The researchers conclude that mice that were not able to produce 11ß-HSD1 (the mutant mice) were resistant to spatial memory deficits associated with ageing. Giving aged, normal mice the drug UE1961 – an inhibitor of 11ß-HSD1 – improved their spatial memory.
The findings suggest an avenue for further research into the use of this inhibitor in improving spatial memory. They say, however, that it also raises important safety concerns, including the fact that it is unclear how the drug affects the memory of emotionally arousing experiences (in which 11ß-HSD1 plays a part).
The findings from this study have been over-interpreted by the news. It is misleading to suggest that the researchers have found ‘a new drug that can slow the onset of dementia’. There are several reasons why this extrapolation is premature and not supported by this early study:
- The new drug was given to mice; nine of them.
- Dementia is a complex syndrome and there are different types (Alzheimer’s disease, vascular dementia, dementia with Lewy bodies). It can have wide-ranging effects on cognition, including memory, speech, judgement and language. It is a lot more serious and complex than ‘forgetting where the car keys are’, or forgetting names. This study did not assess the effects of the drug on other aspects of cognition outside of spatial memory.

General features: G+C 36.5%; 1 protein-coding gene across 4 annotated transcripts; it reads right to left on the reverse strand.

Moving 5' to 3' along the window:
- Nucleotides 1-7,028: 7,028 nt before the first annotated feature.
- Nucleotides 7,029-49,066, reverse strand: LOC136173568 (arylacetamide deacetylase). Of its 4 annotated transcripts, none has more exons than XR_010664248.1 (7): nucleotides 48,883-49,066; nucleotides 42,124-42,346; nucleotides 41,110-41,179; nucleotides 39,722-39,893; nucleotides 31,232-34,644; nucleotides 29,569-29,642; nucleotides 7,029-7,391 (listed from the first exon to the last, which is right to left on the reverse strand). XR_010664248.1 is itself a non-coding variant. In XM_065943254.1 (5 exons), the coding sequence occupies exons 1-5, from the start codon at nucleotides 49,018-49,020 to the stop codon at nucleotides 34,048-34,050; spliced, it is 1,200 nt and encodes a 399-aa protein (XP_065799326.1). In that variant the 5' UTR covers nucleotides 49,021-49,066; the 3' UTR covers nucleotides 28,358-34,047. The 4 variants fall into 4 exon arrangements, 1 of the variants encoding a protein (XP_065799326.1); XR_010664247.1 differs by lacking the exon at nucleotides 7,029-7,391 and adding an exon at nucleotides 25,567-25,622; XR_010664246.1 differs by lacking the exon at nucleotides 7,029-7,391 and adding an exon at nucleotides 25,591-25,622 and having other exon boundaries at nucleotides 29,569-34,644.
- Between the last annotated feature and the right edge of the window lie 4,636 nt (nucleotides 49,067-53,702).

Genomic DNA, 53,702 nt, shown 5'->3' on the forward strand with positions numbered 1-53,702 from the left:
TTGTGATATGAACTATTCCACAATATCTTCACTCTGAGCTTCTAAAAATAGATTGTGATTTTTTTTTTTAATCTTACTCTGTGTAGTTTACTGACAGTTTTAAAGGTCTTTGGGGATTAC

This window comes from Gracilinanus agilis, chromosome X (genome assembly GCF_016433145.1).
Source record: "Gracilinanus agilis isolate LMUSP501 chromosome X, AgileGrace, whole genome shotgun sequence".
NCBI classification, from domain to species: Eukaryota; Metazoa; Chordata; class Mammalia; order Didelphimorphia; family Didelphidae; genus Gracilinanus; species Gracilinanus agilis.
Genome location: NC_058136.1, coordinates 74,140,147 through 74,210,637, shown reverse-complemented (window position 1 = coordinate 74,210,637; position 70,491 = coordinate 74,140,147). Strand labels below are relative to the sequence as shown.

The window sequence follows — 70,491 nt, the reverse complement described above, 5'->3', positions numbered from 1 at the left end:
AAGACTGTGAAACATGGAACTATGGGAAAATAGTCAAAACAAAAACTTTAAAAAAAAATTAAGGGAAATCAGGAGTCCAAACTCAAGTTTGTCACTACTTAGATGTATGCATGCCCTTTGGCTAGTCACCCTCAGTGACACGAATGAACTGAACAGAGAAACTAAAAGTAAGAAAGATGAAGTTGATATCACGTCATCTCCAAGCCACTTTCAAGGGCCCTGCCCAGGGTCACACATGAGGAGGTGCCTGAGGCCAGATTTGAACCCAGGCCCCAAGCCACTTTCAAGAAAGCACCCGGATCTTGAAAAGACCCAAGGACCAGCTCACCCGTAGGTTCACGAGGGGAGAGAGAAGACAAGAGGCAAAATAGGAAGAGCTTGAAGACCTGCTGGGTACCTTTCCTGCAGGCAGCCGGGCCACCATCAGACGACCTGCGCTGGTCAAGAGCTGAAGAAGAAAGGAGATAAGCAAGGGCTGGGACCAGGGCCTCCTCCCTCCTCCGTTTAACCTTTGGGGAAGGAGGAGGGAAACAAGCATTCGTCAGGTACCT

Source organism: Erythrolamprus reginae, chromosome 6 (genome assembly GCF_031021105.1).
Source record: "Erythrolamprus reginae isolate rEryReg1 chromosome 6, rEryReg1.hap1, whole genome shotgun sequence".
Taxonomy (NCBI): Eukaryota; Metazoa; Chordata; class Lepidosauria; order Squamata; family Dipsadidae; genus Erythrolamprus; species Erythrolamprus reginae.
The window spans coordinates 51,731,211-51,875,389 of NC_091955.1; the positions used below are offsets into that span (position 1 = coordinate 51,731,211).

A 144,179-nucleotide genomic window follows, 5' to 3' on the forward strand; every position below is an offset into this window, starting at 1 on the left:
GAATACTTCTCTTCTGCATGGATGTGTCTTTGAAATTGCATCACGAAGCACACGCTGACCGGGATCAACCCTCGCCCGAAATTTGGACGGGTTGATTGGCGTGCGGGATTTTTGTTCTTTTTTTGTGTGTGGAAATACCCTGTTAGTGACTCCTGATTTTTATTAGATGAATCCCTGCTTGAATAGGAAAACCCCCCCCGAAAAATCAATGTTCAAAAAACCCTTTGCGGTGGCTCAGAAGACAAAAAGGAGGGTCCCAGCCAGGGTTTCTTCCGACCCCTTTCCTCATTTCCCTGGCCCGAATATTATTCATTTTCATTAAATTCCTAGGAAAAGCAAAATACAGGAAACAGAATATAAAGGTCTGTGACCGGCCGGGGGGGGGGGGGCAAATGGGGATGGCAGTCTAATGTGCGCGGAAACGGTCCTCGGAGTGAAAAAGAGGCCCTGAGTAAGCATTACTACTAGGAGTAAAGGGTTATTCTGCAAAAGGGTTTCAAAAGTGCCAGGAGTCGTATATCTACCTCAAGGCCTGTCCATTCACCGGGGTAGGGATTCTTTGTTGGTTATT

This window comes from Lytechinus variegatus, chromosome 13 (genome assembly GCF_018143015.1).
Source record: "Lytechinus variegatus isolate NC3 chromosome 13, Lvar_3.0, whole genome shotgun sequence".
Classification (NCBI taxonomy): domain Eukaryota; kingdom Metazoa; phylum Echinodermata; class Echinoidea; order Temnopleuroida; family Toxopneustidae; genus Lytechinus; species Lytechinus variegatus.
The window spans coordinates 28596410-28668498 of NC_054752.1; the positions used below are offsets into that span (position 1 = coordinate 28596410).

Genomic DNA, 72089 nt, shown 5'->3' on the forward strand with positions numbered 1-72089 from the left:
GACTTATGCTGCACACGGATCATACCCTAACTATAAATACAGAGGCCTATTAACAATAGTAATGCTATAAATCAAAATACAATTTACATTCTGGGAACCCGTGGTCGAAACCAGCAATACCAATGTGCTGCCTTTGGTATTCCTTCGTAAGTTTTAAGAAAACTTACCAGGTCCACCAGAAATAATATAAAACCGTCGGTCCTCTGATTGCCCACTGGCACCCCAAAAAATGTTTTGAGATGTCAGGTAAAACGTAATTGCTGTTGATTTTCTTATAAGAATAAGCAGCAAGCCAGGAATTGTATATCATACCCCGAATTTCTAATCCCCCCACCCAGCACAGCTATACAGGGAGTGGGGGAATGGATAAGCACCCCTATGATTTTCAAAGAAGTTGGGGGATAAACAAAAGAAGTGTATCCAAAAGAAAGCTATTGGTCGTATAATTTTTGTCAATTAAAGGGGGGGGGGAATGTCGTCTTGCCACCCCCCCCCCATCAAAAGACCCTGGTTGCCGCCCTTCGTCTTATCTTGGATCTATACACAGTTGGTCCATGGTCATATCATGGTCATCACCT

- The longer-term effects of this drug on the physical health of the mice was not investigated, nor were the potential negative effects on other aspects of memory, particularly on how ‘emotionally arousing experiences’ are remembered in which the stress hormones are known to play a role.
Animal research is an important stage in the development of new drugs. It precedes further in-depth testing and is a preliminary step in establishing the efficacy and safety of potential new treatments.
But for many of these studies, it is unhelpful to make grand claims based on their early findings, as many potential drugs never make it further in their testing. This study is the first step, and while it may possibly lead to the development of a treatment for certain types of memory problems, this is some way in the future.